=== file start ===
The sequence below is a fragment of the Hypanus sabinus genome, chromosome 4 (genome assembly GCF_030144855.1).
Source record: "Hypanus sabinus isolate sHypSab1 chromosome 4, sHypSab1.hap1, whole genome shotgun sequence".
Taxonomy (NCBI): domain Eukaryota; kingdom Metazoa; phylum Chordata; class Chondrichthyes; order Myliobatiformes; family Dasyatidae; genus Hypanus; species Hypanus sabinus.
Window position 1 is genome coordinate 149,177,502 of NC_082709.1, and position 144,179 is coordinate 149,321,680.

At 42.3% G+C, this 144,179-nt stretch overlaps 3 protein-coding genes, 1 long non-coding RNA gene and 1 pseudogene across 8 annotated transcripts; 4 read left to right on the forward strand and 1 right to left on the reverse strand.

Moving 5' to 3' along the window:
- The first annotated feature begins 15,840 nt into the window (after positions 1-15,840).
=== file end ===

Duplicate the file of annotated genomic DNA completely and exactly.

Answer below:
The sequence below is a fragment of the Hypanus sabinus genome, chromosome 4 (genome assembly GCF_030144855.1).
Source record: "Hypanus sabinus isolate sHypSab1 chromosome 4, sHypSab1.hap1, whole genome shotgun sequence".
Taxonomy (NCBI): domain Eukaryota; kingdom Metazoa; phylum Chordata; class Chondrichthyes; order Myliobatiformes; family Dasyatidae; genus Hypanus; species Hypanus sabinus.
Window position 1 is genome coordinate 149,177,502 of NC_082709.1, and position 144,179 is coordinate 149,321,680.

At 42.3% G+C, this 144,179-nt stretch overlaps 3 protein-coding genes, 1 long non-coding RNA gene and 1 pseudogene across 8 annotated transcripts; 4 read left to right on the forward strand and 1 right to left on the reverse strand.

Moving 5' to 3' along the window:
- The first annotated feature begins 15,840 nt into the window (after positions 1-15,840).